A number of years ago, I was performing a WFM assessment for a company in Arizona. In the middle of a meeting with the WFM analysts, I asked how their relationship was with the frontline leaders and reps on the call center floor. Silence. Thinking I had not expressed myself clearly enough, I reworded my question. Still silence. Finally, one of the analysts sheepishly spoke up: “We leave in pairs.”
I think we can all agree that fearing for your safety is not an exceptionally strong building block for effective working relationships. While this represents the most extreme answer I ever heard to this particular question, some level of discord between WFM and the floor is not unusual. And that’s a shame, because a strong partnership across these groups is not only possible, but is essential to becoming a world-class contact center.
Moving a contact center from this combative structure to a more unified management approach requires strategic role redesign along with tactical behavioral changes. It is an important and significant change, but need not be a daunting task.
Redefining the Roles
The “Peers with Conflicting Objectives” design rarely, if ever works. The “leader/subordinate” design, where one of these groups simply takes the lead from the other, is also likely to fail, since whoever occupies the subordinate role is unable to generate enough influence to balance the performance equation.
Most often, success comes from the “client/consultant” design, with the floor as the client and WFM as the consultant. In this model, the WFM team provides guidance and education, but final decisions are up to the floor. For example, WFM may suggest reducing vacation allowances on the first business day after a long weekend, since volume is likely to be heavy. They should support their case with analysis that shows what impact the recommendations will have on performance. In the end, though, it is the floor that makes the final decision, since they own overall contact center performance (from service level through and including items like attrition and employee engagement levels). This model gives the floor the control it needs to manage all of their metrics, while allowing WFM to influence decisions based on their track record and ability to present recommendations in an informative way.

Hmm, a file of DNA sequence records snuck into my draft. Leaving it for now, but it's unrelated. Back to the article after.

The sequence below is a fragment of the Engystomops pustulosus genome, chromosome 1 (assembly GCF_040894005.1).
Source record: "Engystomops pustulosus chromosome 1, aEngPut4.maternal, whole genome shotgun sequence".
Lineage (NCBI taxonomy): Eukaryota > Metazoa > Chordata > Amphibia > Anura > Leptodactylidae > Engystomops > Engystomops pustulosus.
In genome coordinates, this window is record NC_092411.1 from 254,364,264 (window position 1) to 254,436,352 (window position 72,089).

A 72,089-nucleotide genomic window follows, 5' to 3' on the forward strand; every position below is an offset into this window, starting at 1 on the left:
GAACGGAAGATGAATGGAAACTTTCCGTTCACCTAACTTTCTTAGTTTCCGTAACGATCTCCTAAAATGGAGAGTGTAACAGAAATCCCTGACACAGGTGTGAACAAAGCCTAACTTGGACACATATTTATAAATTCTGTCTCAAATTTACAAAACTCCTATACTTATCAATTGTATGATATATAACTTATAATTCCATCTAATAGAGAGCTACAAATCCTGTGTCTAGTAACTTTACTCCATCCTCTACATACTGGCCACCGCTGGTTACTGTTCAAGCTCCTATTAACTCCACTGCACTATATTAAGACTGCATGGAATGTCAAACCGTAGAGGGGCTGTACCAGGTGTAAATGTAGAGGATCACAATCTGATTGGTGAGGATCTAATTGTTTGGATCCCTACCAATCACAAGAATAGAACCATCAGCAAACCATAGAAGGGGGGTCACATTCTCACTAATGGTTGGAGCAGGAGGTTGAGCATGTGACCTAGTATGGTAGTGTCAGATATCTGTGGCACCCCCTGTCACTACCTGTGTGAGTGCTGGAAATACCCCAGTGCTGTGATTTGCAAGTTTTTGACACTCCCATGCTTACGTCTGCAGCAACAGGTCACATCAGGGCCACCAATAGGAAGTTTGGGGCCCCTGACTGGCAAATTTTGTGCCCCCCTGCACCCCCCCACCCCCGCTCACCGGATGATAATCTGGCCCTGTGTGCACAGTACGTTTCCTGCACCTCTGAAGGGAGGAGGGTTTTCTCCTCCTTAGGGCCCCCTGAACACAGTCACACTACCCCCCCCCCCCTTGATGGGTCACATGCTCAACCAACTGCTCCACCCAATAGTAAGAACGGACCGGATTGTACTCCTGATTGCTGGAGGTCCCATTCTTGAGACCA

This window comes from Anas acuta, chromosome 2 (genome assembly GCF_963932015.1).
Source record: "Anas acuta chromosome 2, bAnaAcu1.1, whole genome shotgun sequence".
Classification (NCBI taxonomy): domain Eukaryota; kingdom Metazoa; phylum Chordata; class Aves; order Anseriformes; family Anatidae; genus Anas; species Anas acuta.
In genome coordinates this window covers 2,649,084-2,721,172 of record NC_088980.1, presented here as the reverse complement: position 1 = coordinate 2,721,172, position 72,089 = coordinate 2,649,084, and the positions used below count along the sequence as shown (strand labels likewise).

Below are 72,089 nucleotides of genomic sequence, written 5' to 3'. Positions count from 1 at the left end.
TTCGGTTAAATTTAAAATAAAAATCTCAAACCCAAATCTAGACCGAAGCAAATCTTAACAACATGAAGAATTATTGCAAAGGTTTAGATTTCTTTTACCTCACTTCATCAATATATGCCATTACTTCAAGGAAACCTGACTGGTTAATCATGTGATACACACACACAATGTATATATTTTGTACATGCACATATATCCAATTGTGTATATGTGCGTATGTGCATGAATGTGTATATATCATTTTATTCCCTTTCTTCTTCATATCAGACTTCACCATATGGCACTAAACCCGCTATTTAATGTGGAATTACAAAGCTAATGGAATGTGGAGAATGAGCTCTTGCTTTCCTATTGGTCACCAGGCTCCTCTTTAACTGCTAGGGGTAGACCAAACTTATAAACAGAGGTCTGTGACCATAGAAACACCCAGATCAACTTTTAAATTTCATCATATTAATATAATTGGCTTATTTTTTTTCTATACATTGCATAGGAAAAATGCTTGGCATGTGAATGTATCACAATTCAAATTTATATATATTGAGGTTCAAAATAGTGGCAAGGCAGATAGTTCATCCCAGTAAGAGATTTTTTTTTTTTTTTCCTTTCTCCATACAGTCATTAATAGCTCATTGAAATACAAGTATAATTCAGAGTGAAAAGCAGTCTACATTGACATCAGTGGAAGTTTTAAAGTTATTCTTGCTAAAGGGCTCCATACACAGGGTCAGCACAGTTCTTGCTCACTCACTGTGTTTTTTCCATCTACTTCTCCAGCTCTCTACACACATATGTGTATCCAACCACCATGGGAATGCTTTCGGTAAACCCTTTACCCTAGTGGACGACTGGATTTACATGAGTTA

In getting the organization to adopt this approach, it helps to provide examples that illustrate the relationship. Some effective ones include:
- Head coach/athletic team: The head coach (WFM) designs and calls the plays, but the team on the field (the floor) has the final say on execution.
- Air Traffic Control/Pilot: Air traffic (WFM) sets the course and monitors progress, but the pilot has significant input on approved options.
- Choreographer/Dance Troupe: The choreographer puts the dance together and helps make sure dancers understand the routine, and works with them to make changes when something does not work.
Common to all these examples is the fact that the movement of a large group of individuals must be managed, and that can only be accomplished with a centralized control point. That fact helps staff in the center see the WFM role in a different light.
Communication patterns have to reflect the client/consultant design and the organization’s recognition that meeting service level is a commitment to the customer. Some examples of improvements from the WFM team include those described in Table 1.
Of course, the WFM team is not the only one guilty of questionable communication patterns. Table 2 offers some ideas on how the floor can select more appropriate wording.
Strengthen the Partnership
Yes, it may be natural to have some conflict between the floor and WFM. But that doesn’t make it right, nor does it make it good for the organization. Strengthening this partnership will go a long way toward helping you meet production and service level goals while still maintaining an engaged workforce.